Germ Theory Of Fermentation 

The experiments which Louis Pasteur conducted led to the conclusion that microbes are present in the air which cause the fermentation broths to get spoiled. He also carried out further processes of fermentation in compounds like butyric acid, lactic acid, and others. This led to the development of the germ theory of fermentation. This theory states that specific microbes are responsible for bringing about the process of fermentation. The theory was later expanded to include human as well as animal diseases. Pasteur observed that diseases are also caused by these microbes within or outside the body. The germ theory also led to the postulation of germ theory of disease and protection. It was recognised that the immune system had two parts which provided protection from certain types of pathogens.

Koch's Postulates

It was Robert Koch who postulated that a specific kind of organism causes a particular type of disease. Anthrax was isolated from a disease host, and Koch conducted experiments on it. Certain postulates were then formed which were made based on four rules. First, the microorganism must be detected in the diseased person and not the healthy person. Second, the microorganism must be isolated from the person and then cultured. Third, the cultured microbe should, in turn, cause the same disease when it is introduced in a person who is healthy. Finally, the microorganism must be isolated once again from the host who is part of the experiment, and it should be the same as the original host.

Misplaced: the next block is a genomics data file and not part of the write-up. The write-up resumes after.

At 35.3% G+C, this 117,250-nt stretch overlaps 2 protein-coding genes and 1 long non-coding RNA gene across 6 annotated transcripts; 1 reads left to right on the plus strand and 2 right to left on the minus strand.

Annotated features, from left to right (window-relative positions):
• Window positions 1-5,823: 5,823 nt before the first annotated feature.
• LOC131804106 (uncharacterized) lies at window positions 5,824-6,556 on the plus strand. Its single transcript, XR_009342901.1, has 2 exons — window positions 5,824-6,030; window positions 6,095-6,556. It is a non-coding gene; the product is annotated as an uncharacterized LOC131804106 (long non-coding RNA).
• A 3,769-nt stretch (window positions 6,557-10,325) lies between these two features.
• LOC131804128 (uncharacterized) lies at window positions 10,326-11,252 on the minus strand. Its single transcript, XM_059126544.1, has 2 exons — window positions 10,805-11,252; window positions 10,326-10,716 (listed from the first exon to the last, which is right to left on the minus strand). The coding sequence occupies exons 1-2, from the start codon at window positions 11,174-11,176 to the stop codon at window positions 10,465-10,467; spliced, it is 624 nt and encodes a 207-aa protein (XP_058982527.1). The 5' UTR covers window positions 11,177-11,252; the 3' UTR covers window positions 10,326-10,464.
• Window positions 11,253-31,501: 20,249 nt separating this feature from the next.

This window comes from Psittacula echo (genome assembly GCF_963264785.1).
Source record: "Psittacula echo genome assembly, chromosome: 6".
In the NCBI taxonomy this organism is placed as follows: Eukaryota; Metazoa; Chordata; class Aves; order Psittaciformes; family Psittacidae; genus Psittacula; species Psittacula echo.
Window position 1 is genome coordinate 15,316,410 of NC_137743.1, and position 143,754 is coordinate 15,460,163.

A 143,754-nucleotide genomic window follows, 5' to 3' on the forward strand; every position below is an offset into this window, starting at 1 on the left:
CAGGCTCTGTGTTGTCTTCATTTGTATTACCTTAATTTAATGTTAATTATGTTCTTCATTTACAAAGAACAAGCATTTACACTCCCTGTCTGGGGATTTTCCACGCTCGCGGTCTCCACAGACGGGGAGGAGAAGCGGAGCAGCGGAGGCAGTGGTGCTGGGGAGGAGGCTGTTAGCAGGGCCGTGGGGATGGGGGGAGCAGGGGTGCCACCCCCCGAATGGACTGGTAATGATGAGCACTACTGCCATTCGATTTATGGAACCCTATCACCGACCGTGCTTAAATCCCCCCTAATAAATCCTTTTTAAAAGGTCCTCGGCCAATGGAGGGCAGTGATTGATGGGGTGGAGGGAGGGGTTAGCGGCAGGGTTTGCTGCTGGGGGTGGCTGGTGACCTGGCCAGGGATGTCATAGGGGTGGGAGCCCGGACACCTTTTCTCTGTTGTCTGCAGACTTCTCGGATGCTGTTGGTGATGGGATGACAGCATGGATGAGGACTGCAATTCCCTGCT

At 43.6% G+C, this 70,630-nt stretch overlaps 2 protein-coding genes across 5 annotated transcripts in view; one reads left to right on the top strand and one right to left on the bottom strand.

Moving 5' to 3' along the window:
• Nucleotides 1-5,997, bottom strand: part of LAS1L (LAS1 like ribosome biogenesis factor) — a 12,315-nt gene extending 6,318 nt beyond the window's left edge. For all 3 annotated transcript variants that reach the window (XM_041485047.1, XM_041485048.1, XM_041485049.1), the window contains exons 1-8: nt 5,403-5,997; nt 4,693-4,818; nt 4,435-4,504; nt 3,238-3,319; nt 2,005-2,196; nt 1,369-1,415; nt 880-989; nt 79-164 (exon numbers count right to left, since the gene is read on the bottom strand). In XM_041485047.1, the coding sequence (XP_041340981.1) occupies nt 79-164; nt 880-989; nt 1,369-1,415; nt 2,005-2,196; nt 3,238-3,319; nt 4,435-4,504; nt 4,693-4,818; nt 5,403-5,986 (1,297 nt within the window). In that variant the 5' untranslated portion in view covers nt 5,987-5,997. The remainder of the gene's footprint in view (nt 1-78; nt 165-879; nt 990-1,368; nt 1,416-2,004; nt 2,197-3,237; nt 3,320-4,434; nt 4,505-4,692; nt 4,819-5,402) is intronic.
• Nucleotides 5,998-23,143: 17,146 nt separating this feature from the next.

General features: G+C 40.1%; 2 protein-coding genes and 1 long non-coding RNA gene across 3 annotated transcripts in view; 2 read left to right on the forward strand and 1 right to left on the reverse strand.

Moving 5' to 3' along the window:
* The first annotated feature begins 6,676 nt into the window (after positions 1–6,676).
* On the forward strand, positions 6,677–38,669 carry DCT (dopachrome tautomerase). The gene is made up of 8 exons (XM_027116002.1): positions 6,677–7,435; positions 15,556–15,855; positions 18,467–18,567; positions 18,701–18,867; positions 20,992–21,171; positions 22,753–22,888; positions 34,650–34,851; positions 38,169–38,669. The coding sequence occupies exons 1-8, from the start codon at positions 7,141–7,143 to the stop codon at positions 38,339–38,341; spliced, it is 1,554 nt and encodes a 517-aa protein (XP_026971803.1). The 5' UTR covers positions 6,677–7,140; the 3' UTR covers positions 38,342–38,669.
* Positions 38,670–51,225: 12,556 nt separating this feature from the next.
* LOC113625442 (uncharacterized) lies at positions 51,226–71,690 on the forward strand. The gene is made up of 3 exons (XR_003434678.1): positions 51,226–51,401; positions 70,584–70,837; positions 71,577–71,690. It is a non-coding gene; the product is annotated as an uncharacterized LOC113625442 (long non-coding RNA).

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Solved Examples

1. Who Proposed the Germ Theory of Disease?

Ans: Louis Pasteur proposed the germ theory in the 1850s when he conducted experiments that proved the presence of microorganisms and their role in fermentation and other processes.

Did You Know?